Out at School highlights the shortcomings of the Ontario education system in supporting LGBTQ+ students and families in a meaningful way. In an interview after the show, Goldstein explained how her research particularly reflects this. “We heard a lot of parents talk about making strategic decisions of when to come out or not,” she told me. “To be out means you can talk very directly with the school system about how to support your family. On the other hand, if you think you’re going to be rejected you may choose not to come out.”
This means that the choice to come or not depends heavily on the school culture, which in turn is fostered by the educators and the curriculum they teach. For example, Goldstein explained, “We’ve had some students talk about how during elementary school everybody knew they came from a family with two mums, but when they changed to high school they would wait and see if there was a social cue that made it safe for them to talk about their family.”
The stories I had the opportunity to hear were not just about hardship and pain, but resilience and advocacy. Although this kind of advocacy might work in small ways, the minute changes made can come together to make a real difference in the lives of many in the community. This is the message that Goldstein not only tries to convey in her writing, but also incorporates in her own way of teaching here at U of T.
As she told me, “When you’re working with teachers, if you do this work with one teacher, you could have an impact, if they’re in elementary school, on 30 [students] and families, and if they are a secondary school teacher you could have an impact on 150 to 200 students and family lives.” She explained that although schools constitute the locus of her activism, she also wants “the issues to be talked about outside of schools and [her] own classroom.”
After all, she told me, that desire to reach a wider community informed their decision to stage the research project as a play, and is why they are considering putting the play on in Ontario schools.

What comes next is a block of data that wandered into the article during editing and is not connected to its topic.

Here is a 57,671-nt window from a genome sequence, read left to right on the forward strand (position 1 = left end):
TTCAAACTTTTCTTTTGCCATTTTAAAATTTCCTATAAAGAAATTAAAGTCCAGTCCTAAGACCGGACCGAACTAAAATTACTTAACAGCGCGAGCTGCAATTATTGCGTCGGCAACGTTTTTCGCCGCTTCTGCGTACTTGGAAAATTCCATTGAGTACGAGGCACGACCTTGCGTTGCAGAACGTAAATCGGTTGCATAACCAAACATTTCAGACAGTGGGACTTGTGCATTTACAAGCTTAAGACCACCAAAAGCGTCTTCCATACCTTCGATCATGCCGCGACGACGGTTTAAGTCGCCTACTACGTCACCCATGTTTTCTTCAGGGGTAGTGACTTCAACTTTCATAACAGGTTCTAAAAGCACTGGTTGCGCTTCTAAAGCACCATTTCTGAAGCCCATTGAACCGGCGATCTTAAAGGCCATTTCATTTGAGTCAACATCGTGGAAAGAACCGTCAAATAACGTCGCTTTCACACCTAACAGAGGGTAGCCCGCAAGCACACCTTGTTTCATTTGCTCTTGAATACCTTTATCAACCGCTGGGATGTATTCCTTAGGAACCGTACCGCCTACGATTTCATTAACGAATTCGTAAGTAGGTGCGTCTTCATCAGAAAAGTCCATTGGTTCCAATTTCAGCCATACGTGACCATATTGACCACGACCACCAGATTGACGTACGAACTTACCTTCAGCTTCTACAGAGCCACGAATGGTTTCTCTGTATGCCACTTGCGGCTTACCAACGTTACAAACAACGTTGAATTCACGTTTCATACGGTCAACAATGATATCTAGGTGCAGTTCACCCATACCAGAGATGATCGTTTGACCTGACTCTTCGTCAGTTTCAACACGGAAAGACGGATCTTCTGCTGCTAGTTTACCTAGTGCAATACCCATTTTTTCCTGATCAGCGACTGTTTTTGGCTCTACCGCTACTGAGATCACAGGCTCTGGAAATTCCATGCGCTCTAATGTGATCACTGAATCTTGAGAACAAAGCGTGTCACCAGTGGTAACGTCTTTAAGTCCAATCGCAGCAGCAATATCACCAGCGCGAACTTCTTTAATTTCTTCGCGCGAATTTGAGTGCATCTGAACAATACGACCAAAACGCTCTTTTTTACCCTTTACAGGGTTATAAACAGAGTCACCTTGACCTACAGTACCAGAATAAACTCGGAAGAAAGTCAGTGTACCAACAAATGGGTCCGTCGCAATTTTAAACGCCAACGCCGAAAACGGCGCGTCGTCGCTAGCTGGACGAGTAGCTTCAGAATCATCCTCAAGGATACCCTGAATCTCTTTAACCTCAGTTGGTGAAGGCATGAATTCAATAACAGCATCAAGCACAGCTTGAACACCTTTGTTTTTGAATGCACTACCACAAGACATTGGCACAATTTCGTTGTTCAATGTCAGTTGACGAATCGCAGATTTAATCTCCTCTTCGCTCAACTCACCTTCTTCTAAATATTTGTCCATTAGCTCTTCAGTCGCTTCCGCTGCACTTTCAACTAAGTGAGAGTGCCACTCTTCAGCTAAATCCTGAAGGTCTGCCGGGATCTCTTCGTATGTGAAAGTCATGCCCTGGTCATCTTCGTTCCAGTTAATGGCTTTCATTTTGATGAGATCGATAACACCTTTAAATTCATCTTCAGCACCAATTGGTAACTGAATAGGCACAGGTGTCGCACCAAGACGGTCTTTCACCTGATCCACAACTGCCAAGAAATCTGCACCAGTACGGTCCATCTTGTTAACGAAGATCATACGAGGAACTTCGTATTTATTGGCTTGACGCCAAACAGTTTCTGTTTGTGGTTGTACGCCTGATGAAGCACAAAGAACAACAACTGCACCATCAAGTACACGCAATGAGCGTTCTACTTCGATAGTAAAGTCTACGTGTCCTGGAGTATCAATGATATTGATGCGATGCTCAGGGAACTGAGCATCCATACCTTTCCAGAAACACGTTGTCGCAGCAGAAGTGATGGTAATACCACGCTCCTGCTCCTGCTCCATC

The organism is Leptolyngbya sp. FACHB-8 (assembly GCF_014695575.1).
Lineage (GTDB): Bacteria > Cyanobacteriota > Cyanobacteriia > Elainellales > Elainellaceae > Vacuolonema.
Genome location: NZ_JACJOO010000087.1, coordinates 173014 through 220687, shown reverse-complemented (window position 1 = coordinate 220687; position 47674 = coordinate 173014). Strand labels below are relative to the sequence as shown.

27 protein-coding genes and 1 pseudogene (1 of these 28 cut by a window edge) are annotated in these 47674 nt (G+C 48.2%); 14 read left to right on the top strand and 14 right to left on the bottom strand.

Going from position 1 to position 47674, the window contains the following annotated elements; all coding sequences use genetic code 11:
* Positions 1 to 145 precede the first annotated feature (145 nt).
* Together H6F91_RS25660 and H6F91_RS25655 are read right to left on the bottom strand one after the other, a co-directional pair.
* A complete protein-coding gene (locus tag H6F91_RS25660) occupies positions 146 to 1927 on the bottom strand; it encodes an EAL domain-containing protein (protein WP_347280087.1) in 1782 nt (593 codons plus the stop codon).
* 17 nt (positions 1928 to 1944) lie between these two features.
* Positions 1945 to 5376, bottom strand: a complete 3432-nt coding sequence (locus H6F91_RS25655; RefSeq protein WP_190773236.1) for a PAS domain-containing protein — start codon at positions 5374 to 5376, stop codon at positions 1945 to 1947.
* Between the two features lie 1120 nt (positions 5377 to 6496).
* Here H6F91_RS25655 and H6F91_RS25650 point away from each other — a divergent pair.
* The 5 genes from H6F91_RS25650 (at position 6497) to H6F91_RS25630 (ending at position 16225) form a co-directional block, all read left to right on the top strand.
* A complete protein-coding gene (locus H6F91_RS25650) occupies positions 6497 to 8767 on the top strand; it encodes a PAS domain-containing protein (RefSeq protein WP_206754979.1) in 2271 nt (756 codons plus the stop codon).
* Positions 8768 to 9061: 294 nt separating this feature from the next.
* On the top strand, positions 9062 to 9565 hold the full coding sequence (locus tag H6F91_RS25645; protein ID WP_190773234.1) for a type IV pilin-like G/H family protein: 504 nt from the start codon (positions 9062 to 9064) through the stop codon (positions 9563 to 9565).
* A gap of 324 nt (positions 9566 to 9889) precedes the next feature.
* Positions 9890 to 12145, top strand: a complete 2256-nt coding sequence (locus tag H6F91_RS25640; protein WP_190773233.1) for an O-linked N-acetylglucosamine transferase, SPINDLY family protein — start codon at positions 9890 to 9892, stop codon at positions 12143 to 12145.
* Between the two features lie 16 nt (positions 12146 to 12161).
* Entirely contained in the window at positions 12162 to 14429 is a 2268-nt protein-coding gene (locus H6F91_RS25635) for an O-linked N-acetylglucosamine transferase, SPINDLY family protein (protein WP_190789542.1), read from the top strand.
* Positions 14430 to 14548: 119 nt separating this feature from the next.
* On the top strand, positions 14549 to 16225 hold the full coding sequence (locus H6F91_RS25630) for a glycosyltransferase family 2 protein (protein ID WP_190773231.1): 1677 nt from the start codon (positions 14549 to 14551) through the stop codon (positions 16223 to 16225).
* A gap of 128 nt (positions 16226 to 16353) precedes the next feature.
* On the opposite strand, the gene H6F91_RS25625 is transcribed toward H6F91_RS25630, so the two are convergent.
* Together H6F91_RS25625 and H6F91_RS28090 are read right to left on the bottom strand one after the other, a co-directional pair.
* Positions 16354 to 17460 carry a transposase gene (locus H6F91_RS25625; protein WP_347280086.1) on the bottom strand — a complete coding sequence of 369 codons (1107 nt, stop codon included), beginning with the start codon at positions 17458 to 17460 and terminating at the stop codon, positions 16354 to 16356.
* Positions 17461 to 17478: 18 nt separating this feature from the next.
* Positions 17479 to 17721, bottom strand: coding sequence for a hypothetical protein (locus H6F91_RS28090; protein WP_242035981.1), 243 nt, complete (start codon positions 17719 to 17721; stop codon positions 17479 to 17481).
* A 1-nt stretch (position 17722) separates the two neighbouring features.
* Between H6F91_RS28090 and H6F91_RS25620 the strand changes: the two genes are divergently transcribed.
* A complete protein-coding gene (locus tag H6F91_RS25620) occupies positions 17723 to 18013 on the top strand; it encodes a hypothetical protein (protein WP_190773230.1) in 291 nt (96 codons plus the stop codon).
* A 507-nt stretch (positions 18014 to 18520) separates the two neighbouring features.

This demonstrates how the changes Goldstein and other LGBTQ+ advocates hope to see must begin with smaller, localized communities. Furthermore, safe spaces need to be a reflection of the population around us. From there, larger-scale reforms can be staged to make schools more comfortable places for everyone.
This is the kind of change Goldstein witnessed while teaching at U of T. When asked about the connections between the play and the university, she recalled the multiple progressive changes that have taken place at U of T in recent years. “I have watched the growth of the sexual diversity program at the U of T from the very beginning,” she told me.
“As the program grew and students started to join [it], they were the ones who advocated for more resources.” She smiled. “A number of people here today are looking out the windows of OISE, and noticed the Pride flag and the trans flag flying at Varsity Stadium; that meant a lot to people because they hadn’t realized U of T would celebrate Pride in that way — big and proud.”
“Big and proud” is the message of hope echoed at the very end of the play. Movingly, each member of the production stood up and said what they hope to see change in the future. A desire for change has been expressed in many different ways during the past few months, given the actions of the Ford government. With budget cuts that threaten the current education system, Goldstein highlighted the 2012 Accepting Schools Act as something more hopeful.
As she explained, “Despite Doug Ford’s ideas about curriculum, we still have the 2012 [Accepting] Schools Act, which requires all schools and all teachers to keep all kids safe.” Goldstein paused, then continued. “If that’s going to happen, we have to talk about LGBTQ+ lives.”